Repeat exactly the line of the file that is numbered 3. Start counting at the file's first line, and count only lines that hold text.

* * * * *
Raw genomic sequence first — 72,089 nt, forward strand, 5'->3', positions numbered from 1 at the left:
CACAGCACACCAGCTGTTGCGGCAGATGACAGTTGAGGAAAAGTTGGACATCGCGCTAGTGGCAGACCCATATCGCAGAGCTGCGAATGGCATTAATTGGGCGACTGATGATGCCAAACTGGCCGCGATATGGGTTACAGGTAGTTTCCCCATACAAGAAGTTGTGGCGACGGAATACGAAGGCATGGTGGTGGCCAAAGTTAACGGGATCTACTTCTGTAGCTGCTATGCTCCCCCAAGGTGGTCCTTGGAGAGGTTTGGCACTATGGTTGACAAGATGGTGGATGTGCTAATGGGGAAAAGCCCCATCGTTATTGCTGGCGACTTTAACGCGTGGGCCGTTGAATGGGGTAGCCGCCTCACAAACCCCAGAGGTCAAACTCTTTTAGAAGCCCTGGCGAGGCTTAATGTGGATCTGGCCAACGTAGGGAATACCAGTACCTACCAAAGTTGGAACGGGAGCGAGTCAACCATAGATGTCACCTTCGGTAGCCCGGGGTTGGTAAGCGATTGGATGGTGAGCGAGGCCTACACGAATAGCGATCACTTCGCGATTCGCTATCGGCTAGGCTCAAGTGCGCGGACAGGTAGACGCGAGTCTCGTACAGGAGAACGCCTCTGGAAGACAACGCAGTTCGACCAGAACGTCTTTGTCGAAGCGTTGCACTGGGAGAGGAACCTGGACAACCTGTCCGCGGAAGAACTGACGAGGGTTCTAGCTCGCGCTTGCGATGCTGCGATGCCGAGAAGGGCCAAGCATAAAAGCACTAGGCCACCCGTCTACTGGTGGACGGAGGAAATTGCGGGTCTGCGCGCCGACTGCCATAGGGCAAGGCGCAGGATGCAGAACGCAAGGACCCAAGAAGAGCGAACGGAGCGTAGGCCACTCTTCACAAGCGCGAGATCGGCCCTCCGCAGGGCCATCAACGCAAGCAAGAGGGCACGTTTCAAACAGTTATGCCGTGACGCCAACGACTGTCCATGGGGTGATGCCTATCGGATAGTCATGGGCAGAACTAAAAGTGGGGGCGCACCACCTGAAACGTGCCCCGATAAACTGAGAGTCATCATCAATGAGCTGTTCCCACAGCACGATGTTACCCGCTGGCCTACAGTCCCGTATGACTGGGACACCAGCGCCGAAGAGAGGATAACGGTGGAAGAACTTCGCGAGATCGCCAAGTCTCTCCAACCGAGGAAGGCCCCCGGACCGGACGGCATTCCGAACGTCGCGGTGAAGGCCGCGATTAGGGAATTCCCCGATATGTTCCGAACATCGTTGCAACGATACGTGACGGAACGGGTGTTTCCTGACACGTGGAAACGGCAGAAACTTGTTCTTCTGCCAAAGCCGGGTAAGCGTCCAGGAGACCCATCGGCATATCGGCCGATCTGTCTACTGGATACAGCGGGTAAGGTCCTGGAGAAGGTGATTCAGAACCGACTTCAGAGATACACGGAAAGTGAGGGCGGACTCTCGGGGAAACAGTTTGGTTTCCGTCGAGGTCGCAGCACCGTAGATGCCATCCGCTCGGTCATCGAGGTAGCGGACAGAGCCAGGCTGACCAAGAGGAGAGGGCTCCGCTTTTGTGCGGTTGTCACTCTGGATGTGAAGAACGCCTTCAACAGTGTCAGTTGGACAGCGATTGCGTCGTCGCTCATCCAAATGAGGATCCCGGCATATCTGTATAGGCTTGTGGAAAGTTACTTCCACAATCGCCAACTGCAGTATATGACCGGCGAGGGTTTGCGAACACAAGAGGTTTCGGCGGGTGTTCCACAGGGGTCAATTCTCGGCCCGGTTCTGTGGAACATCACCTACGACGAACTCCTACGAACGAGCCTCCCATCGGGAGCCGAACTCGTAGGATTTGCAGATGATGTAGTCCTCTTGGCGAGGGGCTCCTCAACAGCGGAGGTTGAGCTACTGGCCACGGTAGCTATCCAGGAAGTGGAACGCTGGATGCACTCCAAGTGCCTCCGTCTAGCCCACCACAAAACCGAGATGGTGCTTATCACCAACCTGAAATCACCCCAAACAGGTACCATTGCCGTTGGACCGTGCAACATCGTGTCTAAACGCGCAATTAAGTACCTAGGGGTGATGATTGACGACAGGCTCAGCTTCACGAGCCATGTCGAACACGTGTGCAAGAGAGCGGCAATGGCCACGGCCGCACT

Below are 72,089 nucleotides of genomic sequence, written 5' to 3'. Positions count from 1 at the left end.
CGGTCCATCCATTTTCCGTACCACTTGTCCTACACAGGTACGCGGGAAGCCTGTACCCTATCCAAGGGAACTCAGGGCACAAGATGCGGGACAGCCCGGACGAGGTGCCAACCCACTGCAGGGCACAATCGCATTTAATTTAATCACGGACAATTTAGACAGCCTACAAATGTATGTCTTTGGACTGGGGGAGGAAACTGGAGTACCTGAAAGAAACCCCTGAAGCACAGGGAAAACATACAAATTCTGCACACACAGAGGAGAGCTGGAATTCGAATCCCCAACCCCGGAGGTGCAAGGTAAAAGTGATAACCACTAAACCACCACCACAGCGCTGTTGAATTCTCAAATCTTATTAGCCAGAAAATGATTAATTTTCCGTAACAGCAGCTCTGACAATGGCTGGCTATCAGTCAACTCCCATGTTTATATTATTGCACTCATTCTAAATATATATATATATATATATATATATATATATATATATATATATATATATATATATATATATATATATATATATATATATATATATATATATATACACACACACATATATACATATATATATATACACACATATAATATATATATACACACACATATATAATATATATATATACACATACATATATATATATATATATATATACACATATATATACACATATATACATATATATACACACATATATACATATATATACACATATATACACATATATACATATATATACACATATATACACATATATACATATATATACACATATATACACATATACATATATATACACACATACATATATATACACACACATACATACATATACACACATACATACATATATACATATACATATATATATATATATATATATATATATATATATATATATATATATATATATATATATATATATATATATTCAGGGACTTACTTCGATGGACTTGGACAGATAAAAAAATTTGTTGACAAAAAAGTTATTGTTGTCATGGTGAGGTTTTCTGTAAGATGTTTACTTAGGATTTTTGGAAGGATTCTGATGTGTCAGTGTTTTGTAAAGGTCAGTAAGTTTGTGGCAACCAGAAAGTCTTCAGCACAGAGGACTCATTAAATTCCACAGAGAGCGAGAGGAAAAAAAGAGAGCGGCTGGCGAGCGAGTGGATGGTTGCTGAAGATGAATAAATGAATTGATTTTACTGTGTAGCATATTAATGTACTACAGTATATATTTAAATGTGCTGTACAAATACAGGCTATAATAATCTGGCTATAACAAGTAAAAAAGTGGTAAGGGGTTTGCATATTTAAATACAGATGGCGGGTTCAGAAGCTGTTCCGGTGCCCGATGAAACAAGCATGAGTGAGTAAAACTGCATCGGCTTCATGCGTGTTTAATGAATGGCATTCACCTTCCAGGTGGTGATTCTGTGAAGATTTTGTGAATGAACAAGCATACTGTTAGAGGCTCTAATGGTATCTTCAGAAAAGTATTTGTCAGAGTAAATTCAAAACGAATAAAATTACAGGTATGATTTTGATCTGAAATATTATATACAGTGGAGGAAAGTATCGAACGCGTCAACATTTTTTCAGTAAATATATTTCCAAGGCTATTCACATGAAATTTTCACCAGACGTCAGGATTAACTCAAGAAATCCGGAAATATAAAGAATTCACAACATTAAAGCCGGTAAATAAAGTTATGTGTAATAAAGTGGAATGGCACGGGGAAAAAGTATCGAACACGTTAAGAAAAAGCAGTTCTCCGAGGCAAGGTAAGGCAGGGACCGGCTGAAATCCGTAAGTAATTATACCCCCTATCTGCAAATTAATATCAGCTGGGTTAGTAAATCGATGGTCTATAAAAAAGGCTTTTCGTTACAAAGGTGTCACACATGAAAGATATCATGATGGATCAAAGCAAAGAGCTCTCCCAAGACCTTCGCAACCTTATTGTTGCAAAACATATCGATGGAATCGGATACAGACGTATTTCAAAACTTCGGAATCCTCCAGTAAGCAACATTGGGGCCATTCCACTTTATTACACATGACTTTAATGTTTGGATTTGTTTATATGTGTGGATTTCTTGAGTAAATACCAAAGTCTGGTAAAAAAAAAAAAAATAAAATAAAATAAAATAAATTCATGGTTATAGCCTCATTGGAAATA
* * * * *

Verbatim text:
Below are 72,089 nucleotides of genomic sequence, written 5' to 3'. Positions count from 1 at the left end.